Video: How Amsterdam is Rethinking Urban User Experience to Build the City of the Future Sponsored This content is created collaboratively with one of our sponsors.
Putin has the Olympian-like skill to balance bigotry and ignorance while at the same time crushing all political opposition.
Vladimir Putin has promised gay visitors to the Sochi Olympic Games they will have nothing to fear in Russia, but warned them to “leave children alone” as he defended a controversial ban on promoting homosexuality to juveniles.
The Russian president’s comments came during a meeting with Olympic volunteers.
When asked how the rainbow design – widely used by gay rights groups around the world – of volunteers’ uniforms at Sochi could be compatible with a controversial ban on “homosexual propaganda”, he responded: “We do not have a ban on non-traditional sexual relationships.
“We have a ban on the propaganda of homosexuality and paedopilia. I want to emphasise this. Among children. These are completely different things — a ban on something, or a ban on such relationships or a ban on propaganda of such relationships.”
He went on to claim Russia was much more liberal than other countries, claiming that several American states still criminalize homosexual relationships.
“We haven’t banned anything and no one is being grabbed off the street unlike in some countries,” said Mr Putin, who also claimed that some US states still consider homosexual relations a crime.
“So you will feel quite secure, at ease, but leave kids alone, please,” he said.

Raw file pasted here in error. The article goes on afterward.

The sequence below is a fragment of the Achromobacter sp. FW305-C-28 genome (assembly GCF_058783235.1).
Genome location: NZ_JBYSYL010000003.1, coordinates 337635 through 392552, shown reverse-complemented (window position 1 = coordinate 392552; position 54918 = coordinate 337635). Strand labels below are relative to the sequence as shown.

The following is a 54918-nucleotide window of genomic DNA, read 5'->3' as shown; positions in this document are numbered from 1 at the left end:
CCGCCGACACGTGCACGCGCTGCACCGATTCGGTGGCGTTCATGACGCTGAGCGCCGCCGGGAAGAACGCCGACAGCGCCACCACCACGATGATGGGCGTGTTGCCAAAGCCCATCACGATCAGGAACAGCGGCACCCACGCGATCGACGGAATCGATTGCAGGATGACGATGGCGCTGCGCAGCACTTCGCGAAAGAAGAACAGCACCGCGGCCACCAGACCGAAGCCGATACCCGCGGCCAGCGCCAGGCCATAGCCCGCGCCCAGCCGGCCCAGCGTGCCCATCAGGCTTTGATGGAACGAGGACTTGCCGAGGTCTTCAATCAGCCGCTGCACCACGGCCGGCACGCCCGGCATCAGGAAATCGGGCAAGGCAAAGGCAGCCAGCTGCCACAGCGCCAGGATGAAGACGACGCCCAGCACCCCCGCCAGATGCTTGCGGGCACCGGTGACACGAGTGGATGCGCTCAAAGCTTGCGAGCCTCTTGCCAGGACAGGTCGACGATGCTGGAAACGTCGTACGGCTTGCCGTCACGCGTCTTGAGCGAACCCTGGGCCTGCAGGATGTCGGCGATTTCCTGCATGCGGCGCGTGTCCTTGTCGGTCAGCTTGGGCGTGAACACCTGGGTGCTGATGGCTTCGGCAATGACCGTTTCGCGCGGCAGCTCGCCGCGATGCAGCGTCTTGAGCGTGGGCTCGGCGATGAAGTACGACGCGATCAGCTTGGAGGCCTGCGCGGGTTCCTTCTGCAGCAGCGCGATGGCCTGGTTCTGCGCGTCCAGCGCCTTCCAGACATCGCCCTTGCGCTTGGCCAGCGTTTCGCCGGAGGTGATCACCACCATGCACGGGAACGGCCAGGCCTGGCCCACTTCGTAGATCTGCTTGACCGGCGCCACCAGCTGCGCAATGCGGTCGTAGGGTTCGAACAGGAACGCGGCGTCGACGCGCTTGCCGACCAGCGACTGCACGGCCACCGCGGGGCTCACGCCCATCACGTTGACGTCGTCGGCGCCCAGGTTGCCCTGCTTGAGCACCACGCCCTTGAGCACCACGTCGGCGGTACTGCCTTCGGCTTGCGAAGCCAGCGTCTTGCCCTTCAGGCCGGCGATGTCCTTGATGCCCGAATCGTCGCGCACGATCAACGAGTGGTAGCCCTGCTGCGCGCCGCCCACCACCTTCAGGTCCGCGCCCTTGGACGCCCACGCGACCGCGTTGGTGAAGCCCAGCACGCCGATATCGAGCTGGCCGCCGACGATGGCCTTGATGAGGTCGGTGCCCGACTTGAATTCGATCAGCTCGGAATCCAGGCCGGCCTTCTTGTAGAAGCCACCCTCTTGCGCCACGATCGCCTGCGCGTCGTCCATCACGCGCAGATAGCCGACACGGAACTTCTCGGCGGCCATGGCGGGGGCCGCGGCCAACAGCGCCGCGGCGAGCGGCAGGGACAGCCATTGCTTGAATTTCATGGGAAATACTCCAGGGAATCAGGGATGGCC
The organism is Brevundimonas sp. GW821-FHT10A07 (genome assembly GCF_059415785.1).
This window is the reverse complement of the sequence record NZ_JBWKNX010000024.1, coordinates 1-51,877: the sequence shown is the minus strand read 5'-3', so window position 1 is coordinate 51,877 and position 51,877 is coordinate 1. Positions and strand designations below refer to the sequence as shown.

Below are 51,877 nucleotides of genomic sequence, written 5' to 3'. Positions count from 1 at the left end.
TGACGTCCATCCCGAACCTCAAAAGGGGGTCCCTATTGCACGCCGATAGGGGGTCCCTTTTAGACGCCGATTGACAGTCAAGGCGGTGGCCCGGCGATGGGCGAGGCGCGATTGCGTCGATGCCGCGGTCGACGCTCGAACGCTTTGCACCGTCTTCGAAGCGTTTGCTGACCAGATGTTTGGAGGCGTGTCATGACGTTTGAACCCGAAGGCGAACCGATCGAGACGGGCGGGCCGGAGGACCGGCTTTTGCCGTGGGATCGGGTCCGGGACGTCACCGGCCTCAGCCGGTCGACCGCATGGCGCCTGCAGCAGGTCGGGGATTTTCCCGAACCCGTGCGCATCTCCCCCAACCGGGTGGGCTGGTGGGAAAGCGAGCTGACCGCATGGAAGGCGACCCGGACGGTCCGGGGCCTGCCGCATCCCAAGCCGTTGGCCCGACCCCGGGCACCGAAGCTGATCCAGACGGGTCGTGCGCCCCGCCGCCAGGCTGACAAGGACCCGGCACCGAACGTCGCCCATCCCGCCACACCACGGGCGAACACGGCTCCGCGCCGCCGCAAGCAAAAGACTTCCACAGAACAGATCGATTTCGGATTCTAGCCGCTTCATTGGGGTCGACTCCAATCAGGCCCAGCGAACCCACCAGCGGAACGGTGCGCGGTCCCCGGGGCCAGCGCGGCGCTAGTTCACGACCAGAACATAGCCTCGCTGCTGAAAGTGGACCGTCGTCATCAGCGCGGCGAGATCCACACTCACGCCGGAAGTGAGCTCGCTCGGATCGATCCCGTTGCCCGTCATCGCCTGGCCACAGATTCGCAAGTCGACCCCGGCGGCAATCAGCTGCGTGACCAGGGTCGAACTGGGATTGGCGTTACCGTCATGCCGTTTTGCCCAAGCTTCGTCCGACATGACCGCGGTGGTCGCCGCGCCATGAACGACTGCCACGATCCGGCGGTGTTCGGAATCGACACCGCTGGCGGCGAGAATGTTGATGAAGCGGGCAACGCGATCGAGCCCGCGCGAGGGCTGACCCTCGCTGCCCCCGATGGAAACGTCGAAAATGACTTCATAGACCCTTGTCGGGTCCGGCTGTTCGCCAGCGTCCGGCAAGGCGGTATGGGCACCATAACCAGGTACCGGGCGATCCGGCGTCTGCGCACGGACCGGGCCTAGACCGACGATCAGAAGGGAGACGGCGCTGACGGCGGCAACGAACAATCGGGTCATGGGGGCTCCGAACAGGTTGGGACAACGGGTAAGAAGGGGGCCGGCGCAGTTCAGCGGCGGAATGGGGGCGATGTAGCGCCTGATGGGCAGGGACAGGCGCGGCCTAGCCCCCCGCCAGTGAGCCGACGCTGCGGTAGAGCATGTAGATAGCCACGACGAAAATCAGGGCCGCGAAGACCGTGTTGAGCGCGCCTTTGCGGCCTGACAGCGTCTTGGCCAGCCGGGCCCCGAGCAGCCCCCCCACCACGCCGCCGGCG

His reply is likely to infuriate gay rights campaigners and foreign governments. Several world leaders have declined to attend the games or have downgraded their delegations in protest at a Russian law passed last year banning the promotion of “non-traditional” relationships, amid a Kremlin effort to repositioning itself as a guardian of “traditional” values against creeping western liberalism.
Speaking to the Russian press, Mr Putin insisted that Russia would continue to defend its traditional values against the slipperly slope of liberalism that he claimed had led some countries to consider legalisation of paedophilia.
“It’s not a secret, look on the internet and you’ll find [the countries in question] straight away,” he said. “Parties have raised the question in several parliaments. Should we follow them like lapdogs toward unknown consequences? We have our own traditions, our own culture, and we ask our partners to respect them.”
Last week the Russian foreign ministry issued a report on human rights in the European Union in which it accused EU states of “aggressively” pushing recognition of same-sex relationships on countries that consider them “alien”.
While Mr Putin has consistently defended the law simply as a measure to protect of children, rights activists say it effectively strips sexual minorities of basic rights like freedom of speech and assembly and has stoked homophobia.
“He’s trying to say this law is only directed at protecting minors and it doesn’t have affect on LGBT people’s lives, but that’s just not the case,” said Nikolai Alexeyev, the founder of the Gay Russia rights group and one of a handful of people to be brought to court under the new law.